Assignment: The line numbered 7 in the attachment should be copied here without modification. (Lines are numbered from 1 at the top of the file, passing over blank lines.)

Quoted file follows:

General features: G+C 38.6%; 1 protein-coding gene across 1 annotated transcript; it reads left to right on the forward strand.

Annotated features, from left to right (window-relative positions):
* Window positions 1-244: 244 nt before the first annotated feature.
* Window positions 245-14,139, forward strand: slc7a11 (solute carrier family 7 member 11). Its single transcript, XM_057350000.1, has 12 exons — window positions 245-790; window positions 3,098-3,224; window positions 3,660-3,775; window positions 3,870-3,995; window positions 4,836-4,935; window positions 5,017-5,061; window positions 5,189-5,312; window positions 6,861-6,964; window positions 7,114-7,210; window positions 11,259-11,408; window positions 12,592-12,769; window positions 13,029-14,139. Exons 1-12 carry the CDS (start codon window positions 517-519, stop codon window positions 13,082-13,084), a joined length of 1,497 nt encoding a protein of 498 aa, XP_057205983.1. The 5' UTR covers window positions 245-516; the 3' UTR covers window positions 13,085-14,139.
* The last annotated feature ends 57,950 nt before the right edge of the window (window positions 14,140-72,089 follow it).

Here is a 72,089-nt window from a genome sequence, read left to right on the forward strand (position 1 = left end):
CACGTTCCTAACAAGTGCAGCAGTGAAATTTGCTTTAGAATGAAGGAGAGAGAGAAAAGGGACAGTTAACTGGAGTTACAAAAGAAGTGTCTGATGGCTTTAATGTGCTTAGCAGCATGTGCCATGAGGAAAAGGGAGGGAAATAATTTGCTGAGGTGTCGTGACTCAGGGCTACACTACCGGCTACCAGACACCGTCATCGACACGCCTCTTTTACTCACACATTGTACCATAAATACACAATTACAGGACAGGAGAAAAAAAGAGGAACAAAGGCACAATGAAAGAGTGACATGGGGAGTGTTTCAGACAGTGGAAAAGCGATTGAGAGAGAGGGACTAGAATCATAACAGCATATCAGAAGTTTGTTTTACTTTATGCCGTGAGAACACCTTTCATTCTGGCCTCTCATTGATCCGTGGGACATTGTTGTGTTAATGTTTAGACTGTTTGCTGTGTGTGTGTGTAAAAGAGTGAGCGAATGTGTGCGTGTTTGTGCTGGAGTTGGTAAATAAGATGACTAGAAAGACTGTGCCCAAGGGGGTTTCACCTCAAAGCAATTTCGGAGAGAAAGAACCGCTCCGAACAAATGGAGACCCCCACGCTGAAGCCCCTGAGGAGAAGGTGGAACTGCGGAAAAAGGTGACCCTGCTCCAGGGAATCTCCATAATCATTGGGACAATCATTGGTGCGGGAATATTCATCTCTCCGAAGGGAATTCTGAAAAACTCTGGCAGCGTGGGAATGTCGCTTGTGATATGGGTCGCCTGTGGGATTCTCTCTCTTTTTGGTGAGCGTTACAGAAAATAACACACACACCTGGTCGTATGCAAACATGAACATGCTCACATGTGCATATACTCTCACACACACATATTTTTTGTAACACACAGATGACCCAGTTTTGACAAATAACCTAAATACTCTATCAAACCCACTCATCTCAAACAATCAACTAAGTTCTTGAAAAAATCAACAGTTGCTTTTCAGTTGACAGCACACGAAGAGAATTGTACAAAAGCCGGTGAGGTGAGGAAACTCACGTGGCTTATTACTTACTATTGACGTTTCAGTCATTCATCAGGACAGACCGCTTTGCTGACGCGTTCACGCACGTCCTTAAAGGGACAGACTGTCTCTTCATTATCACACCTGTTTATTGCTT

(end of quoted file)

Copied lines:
CACGTTCCTAACAAGTGCAGCAGTGAAATTTGCTTTAGAATGAAGGAGAGAGAGAAAAGGGACAGTTAACTGGAGTTACAAAAGAAGTGTCTGATGGCTTTAATGTGCTTAGCAGCATGTGCCATGAGGAAAAGGGAGGGAAATAATTTGCTGAGGTGTCGTGACTCAGGGCTACACTACCGGCTACCAGACACCGTCATCGACACGCCTCTTTTACTCACACATTGTACCATAAATACACAATTACAGGACAGGAGAAAAAAAGAGGAACAAAGGCACAATGAAAGAGTGACATGGGGAGTGTTTCAGACAGTGGAAAAGCGATTGAGAGAGAGGGACTAGAATCATAACAGCATATCAGAAGTTTGTTTTACTTTATGCCGTGAGAACACCTTTCATTCTGGCCTCTCATTGATCCGTGGGACATTGTTGTGTTAATGTTTAGACTGTTTGCTGTGTGTGTGTGTAAAAGAGTGAGCGAATGTGTGCGTGTTTGTGCTGGAGTTGGTAAATAAGATGACTAGAAAGACTGTGCCCAAGGGGGTTTCACCTCAAAGCAATTTCGGAGAGAAAGAACCGCTCCGAACAAATGGAGACCCCCACGCTGAAGCCCCTGAGGAGAAGGTGGAACTGCGGAAAAAGGTGACCCTGCTCCAGGGAATCTCCATAATCATTGGGACAATCATTGGTGCGGGAATATTCATCTCTCCGAAGGGAATTCTGAAAAACTCTGGCAGCGTGGGAATGTCGCTTGTGATATGGGTCGCCTGTGGGATTCTCTCTCTTTTTGGTGAGCGTTACAGAAAATAACACACACACCTGGTCGTATGCAAACATGAACATGCTCACATGTGCATATACTCTCACACACACATATTTTTTGTAACACACAGATGACCCAGTTTTGACAAATAACCTAAATACTCTATCAAACCCACTCATCTCAAACAATCAACTAAGTTCTTGAAAAAATCAACAGTTGCTTTTCAGTTGACAGCACACGAAGAGAATTGTACAAAAGCCGGTGAGGTGAGGAAACTCACGTGGCTTATTACTTACTATTGACGTTTCAGTCATTCATCAGGACAGACCGCTTTGCTGACGCGTTCACGCACGTCCTTAAAGGGACAGACTGTCTCTTCATTATCACACCTGTTTATTGCTT